How do you make decisions in life? We’re not talking necessarily decisions like what shirt you will wear tomorrow or whether you should go for the double scoop of salted caramel ice cream, but more life-impacting decisions like who to marry, where to go to school, what career to pursue. Sometimes these questions can lead to confusion, anxiety or paralysis while you attempt to weigh all the knowns and unknowns, all the “could"s and “should”s and wrestle back the ever-looming FOMO (fear of missing out).
The good news is that Jesus changes everything about how we live in this world—including how we make decisions. He enables His people to make decisions not in the dark but the light of His will. The will of God concerns both the micro narratives of our lives and the macro narrative of God’s grand purpose of redemption. So, Christian, take heart that God gives direction in how to make decisions so that your small story serves His Big Story.
A few weeks ago we studied Acts 1:8-26 in our worship gatherings. We read how the first disciples returned to Jerusalem still waiting for the Holy Spirit and needing to make a major decision—who would replace Judas as the twelfth apostle. Even though this was a weighty decision and one they were making without the physical presence of Jesus with them, they were able to discern God’s will and commit to a course of action. How?! Let’s look at several principles and practices we saw them demonstrate and would do well to likewise commit to memory and action:
Being in Community (see verses 12-14) God’s will is discerned by being in community. In other words, as a Christian, we no longer need to make decisions in isolation but rather rely on the internal witness of the Holy Spirit and external affirmation of the Church.
Persisting in Prayer (see verse 14) Prayer is mentioned 31 times in Acts with 20 of the 28 chapters of the book mentioning prayer. The early disciples new what Jesus was teaching in Luke 11:9-13. Namely, we are to ask and keep asking; knock and keep knocking. As theologian R. Kent Hughes writes, “A hurried request soon forgotten and unrepeated will produce no fruit.” The outpouring of the Holy Spirit in our lives is connected to persistence in prayer.
Submitting to the Scriptures (see verse 16) Two aspects of God’s will are present in this story: God’s “revealed will,” which is what is revealed in the Bible (vv. 15-22) and God’s “concealed will,” which is what is simply not in the Bible (vv. 23-26). When discerning God’s will, you are to start with what we know: trusting the Bible as your authority, letting the Bible interpret your life, and doing what the Bible says. It’s incredible to see how starting with what we already know instead of obsessing over what is concealed will lead us to know and be able to rest in Him more during and after the decision making process.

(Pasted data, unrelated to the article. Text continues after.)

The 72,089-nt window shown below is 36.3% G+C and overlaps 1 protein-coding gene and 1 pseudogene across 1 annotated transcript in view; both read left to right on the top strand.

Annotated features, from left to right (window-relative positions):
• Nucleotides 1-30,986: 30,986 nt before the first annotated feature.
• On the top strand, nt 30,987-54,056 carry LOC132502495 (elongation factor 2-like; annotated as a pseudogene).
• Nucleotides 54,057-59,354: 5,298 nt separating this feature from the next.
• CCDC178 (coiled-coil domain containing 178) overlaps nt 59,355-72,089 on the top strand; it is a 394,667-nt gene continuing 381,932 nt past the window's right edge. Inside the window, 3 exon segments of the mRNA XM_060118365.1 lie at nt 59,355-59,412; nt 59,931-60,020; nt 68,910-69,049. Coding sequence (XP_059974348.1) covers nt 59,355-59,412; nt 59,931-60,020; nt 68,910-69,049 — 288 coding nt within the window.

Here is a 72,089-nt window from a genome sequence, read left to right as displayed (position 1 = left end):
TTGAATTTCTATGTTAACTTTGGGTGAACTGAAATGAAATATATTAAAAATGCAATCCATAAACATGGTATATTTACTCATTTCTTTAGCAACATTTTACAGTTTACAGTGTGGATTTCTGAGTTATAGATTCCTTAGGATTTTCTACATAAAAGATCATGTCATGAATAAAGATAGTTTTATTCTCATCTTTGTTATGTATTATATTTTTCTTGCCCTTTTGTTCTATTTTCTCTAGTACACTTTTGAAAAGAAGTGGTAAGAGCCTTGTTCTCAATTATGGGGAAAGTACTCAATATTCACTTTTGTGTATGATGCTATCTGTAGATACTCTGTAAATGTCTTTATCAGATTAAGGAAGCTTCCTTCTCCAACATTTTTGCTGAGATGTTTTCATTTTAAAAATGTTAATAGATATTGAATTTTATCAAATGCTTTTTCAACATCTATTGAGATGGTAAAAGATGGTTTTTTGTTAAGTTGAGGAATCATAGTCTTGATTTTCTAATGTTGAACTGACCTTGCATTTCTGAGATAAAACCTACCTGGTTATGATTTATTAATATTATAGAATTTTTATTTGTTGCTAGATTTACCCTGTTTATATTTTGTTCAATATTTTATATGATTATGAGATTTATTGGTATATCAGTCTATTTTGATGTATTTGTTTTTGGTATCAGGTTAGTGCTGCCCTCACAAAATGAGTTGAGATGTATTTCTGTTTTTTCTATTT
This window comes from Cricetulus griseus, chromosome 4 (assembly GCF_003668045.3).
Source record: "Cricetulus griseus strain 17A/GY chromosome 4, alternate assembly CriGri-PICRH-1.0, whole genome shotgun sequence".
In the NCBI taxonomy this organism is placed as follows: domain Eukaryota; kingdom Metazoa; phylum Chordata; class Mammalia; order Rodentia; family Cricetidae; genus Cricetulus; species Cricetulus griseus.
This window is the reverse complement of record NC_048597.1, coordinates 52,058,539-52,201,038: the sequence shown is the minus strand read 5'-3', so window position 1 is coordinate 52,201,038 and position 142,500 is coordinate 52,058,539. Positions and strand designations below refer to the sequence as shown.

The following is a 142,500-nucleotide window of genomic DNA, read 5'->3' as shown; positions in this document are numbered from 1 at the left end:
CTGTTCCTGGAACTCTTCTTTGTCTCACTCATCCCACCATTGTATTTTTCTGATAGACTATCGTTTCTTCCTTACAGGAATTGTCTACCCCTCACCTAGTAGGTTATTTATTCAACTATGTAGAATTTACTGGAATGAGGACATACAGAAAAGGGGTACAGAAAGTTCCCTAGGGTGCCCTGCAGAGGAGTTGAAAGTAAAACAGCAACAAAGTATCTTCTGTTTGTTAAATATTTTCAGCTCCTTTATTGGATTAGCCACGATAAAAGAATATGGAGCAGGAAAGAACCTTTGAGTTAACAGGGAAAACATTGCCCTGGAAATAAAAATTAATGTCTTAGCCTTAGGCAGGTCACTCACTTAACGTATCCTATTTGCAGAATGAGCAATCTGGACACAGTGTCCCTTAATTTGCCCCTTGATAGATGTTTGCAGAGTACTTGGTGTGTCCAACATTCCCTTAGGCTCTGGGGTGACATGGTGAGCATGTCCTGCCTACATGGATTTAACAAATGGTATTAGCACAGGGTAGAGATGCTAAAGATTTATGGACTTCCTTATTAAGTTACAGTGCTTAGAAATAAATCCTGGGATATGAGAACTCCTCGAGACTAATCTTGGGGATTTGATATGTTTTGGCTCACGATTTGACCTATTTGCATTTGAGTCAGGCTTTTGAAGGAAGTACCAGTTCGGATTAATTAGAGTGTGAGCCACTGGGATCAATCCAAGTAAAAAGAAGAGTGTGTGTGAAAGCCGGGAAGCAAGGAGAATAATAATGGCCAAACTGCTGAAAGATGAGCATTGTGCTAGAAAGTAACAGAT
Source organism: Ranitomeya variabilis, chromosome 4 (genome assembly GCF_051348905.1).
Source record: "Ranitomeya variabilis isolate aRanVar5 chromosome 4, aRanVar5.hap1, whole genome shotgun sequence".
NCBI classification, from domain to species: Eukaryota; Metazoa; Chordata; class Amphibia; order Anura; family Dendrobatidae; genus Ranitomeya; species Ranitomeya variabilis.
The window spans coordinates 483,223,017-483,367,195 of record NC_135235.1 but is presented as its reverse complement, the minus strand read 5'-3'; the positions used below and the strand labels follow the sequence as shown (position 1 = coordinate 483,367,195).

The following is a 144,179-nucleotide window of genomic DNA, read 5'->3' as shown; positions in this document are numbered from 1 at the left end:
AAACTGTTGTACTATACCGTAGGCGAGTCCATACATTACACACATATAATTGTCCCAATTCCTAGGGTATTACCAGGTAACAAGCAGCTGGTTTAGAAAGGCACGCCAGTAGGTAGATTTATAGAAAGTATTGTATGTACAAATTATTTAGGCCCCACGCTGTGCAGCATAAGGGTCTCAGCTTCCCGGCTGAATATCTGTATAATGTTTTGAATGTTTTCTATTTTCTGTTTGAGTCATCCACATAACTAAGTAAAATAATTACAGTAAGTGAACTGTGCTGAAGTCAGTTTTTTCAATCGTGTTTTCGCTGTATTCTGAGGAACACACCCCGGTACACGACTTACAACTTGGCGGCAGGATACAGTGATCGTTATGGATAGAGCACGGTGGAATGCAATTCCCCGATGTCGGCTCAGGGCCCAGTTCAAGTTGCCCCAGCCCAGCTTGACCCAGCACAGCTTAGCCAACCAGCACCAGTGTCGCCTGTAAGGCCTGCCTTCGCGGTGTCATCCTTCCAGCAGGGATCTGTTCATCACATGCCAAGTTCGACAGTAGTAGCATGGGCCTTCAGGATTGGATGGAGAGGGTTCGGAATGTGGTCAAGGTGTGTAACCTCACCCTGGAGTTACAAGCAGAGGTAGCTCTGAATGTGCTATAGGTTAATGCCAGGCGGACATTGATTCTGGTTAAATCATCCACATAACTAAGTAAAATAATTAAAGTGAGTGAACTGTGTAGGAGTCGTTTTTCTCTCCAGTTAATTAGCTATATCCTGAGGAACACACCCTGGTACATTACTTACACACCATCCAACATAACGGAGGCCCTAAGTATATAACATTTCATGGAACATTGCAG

Considering the Options (see verse 23) The reality is that there may be more than one “good” option so there is certainly a place for asking questions, filling out applications, doing research, making visits, and drafting pros and cons lists.
Examining the Heart (see verse 24) Acknowledge that God knows your heart and others’ hearts better than we do (Psalm 139:33-34), so ask Him to help you to not just lean on what you can see. Ask him to examine your heart as you live, act and make decisions.
Trusting God’s Sovereignty (see verse 26) In this story we see the men using a common system in ancient times (casting lots) for making decisions while trusting the Lord to reveal His will through it. They were working off the wisdom of Proverbs 16:33 which says, "The lot is cast into the lap, but its every decision is from the Lord.” What’s interesting is that while we see casting lots being used in the Old Testament and early in the New Testament, after the Holy Spirit falls upon God’s people in Jerusalem shortly after this, we never see it being used again. Why? Because as children of God, on this side of Pentecost, we have something even better than lots we pray are directed by God. We have the Holy Spirit indwelling in us and whose purposed desire is to conform us into the Son’s image and help keep us in step with the Father’s will!
Committing to a Decision (see verse 26) See that the disciples finally made a decision. We are often afraid of making the wrong decision—paralyzed we will miss out on God’s best (or maybe the world’s best if we are real honest). The beauty is that as Christians, our lives no longer have to be lived looking back with fear and double guessing. If we make our decisions in gospel community, in prayer, in submission of what is revealed in Scripture, while asking God to examine our hearts, trusting God’s sovereignty as we consider the options, we can be from anxiety as we commit to decisions.
Ultimately we can have peace and confidence that God will answer and have His way when we go to Him asking, “Lord, which decision will give me the best position to bear witness to You through my works and words? How can my small story best serve Your Big Story?”